I placed my fictional world of the ‘End of the Line’ saloon in a fictional desert town called Del Sueño, somewhere in inland California. Rather than set it on one of the numerous lakes, I placed it alongside a fictional river. Southern Californikators know that most of the rivers there are ‘ephemeral’, to use Wikipedia’s word: sometimes there’s water in them, sometimes it’s just a dry arroyo. And woe betide the occasional tourist who thinks a dry arroyo is a great place to park their RV. Sudden flash floods can toss and float the biggest Winnebago down the line toward the Pacific.
But one reviewer of a book in the series commented that if the town was in the “desert” then there couldn’t be any river. Funny how people not from the southwest assume all desert is like Death Valley or even the Sahara. In fact, Death Valley does get an average annual rainfall of 1.5 inches (38 mm). The wettest period on record was mid-2004 to mid-2005, in which nearly 6 inches (150 mm) of rain fell in total, leading to ‘ephemeral’ lakes. (Again, thank you, Wikipedia!) Due to the aridity, they disappeared quickly, but the “desert” does have water and lakes and even rivers. At slightly higher elevations, a couple thousand feet or so, the rivers stay at least moist most of the year. Unlike the Rio Grande, say.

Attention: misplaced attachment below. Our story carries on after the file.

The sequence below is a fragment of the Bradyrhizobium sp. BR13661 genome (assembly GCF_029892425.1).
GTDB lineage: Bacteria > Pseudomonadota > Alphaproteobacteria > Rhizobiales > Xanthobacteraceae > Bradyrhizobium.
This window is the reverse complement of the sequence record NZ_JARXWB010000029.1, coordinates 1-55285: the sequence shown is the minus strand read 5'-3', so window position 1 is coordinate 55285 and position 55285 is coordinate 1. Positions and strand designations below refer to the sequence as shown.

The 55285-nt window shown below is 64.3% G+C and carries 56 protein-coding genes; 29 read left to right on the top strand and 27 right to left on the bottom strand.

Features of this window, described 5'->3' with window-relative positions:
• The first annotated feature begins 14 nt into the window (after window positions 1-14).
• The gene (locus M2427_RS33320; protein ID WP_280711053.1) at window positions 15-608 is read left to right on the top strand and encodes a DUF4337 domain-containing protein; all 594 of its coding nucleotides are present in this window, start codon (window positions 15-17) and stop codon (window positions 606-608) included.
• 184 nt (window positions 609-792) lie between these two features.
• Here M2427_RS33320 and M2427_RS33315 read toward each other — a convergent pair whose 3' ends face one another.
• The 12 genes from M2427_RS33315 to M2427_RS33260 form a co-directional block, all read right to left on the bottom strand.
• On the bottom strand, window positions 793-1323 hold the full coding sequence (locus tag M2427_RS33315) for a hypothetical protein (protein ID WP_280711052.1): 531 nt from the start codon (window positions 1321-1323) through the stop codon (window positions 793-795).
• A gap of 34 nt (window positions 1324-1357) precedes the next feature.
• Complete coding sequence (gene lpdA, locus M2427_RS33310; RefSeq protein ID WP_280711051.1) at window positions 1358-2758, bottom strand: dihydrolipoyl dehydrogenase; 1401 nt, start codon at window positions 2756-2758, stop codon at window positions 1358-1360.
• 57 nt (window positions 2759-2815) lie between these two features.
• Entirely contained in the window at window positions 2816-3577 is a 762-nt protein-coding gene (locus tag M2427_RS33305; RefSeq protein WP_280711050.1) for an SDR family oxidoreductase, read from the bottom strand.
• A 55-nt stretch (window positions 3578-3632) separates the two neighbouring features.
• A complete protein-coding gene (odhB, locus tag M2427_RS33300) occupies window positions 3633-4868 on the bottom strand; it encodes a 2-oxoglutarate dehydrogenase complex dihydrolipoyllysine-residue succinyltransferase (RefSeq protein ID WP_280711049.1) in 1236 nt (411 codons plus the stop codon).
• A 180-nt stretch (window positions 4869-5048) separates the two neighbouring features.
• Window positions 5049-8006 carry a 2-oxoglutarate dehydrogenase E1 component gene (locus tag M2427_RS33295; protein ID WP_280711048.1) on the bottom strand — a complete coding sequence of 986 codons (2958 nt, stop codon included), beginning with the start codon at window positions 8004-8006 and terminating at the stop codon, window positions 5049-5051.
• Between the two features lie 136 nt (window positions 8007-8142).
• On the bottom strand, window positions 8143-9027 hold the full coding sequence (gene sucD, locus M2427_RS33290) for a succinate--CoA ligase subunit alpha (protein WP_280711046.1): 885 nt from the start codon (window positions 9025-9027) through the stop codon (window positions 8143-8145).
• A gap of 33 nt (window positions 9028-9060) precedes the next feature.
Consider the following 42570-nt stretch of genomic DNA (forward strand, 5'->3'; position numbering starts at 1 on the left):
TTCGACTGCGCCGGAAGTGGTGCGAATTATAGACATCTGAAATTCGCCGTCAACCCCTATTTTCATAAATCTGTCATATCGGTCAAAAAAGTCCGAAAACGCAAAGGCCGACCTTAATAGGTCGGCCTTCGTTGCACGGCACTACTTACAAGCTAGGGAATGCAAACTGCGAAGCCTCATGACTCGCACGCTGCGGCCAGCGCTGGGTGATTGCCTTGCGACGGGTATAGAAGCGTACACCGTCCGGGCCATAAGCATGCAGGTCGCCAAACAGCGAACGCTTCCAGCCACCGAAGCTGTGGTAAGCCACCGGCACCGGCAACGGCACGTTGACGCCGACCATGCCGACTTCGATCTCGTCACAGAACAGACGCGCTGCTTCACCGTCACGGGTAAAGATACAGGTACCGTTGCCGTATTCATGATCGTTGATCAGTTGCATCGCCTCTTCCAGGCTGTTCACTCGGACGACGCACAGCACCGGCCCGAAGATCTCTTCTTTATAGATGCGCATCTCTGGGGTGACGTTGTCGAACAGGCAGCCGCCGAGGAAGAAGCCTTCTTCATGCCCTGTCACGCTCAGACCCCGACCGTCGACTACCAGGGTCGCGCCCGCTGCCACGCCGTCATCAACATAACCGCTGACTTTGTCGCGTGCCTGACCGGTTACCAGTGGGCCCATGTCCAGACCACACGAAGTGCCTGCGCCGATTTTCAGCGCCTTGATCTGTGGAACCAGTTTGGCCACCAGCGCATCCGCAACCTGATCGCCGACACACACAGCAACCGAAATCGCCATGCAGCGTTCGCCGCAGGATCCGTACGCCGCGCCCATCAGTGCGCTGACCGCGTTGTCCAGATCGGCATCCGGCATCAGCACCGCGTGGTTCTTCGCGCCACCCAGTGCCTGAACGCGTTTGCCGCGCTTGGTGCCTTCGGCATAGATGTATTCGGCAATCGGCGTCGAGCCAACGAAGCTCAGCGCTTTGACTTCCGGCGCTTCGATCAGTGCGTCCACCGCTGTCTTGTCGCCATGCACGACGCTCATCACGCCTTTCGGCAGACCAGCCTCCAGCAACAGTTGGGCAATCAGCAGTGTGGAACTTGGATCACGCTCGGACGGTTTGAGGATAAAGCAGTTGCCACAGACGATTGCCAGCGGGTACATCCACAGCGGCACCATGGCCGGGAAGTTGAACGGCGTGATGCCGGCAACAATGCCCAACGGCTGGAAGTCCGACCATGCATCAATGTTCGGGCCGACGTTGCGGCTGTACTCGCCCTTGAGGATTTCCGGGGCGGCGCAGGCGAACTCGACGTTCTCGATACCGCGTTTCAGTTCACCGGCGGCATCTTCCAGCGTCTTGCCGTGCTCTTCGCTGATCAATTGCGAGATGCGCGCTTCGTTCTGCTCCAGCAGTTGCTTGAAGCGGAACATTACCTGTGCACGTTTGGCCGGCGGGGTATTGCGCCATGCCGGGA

In 2014 my son was stationed at Fort Bliss in El Paso. One of the first things he did was drive down to get a look at the legendary Rio Grande, about which he had been hearing all his life, not to mention seeing it in countless movies. Instead of the mighty surge of water expected of a river that divides two major nations of the western hemisphere, he beheld a wide dry wash full of sand and sagebrush. Apparently it was one of the major disappointments of his life. “Mom!” he said with childlike shock. “There’s no water! It’s the ‘Grand River’ for crying out loud!” I.e., how can there be ‘wetbacks’ if there’s no ‘wet’?
Like many people, he hadn’t realized that even the ‘Grand River’ has trouble staying wet in the middle of summer. In my mystery novels, I describe my river as being low and choked with weeds and reeds much of the time. Since its source is a high mountain lake, it’s never completely dry, and similar to the San Joaquin river, supports almost forty species of freshwater fish. Good thing, since many of the people living Del Sueño spend a lot of time on its banks, escaping the heat and catching what might end up as lunch.
So, yes, Virginia, there are rivers in the desert!